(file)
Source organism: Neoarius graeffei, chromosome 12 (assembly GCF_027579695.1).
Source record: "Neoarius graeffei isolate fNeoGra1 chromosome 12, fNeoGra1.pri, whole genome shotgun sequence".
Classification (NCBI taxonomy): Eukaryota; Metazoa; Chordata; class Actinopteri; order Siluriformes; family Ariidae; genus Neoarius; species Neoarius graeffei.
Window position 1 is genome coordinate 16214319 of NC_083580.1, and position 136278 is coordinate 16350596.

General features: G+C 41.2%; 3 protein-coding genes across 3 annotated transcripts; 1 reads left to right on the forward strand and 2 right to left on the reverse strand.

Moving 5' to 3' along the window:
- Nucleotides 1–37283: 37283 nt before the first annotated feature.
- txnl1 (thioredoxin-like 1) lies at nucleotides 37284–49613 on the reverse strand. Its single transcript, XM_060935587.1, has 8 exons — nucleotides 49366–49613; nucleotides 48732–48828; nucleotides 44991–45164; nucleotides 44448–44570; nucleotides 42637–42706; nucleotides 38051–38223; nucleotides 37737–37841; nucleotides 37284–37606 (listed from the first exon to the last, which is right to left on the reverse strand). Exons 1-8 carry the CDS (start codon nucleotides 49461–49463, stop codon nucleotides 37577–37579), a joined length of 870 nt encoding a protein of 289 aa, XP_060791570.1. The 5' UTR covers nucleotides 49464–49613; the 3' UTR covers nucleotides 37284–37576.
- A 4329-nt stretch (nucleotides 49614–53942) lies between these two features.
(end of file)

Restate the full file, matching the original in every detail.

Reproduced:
Source organism: Neoarius graeffei, chromosome 12 (assembly GCF_027579695.1).
Source record: "Neoarius graeffei isolate fNeoGra1 chromosome 12, fNeoGra1.pri, whole genome shotgun sequence".
Classification (NCBI taxonomy): Eukaryota; Metazoa; Chordata; class Actinopteri; order Siluriformes; family Ariidae; genus Neoarius; species Neoarius graeffei.
Window position 1 is genome coordinate 16214319 of NC_083580.1, and position 136278 is coordinate 16350596.

General features: G+C 41.2%; 3 protein-coding genes across 3 annotated transcripts; 1 reads left to right on the forward strand and 2 right to left on the reverse strand.

Moving 5' to 3' along the window:
- Nucleotides 1–37283: 37283 nt before the first annotated feature.
- txnl1 (thioredoxin-like 1) lies at nucleotides 37284–49613 on the reverse strand. Its single transcript, XM_060935587.1, has 8 exons — nucleotides 49366–49613; nucleotides 48732–48828; nucleotides 44991–45164; nucleotides 44448–44570; nucleotides 42637–42706; nucleotides 38051–38223; nucleotides 37737–37841; nucleotides 37284–37606 (listed from the first exon to the last, which is right to left on the reverse strand). Exons 1-8 carry the CDS (start codon nucleotides 49461–49463, stop codon nucleotides 37577–37579), a joined length of 870 nt encoding a protein of 289 aa, XP_060791570.1. The 5' UTR covers nucleotides 49464–49613; the 3' UTR covers nucleotides 37284–37576.
- A 4329-nt stretch (nucleotides 49614–53942) lies between these two features.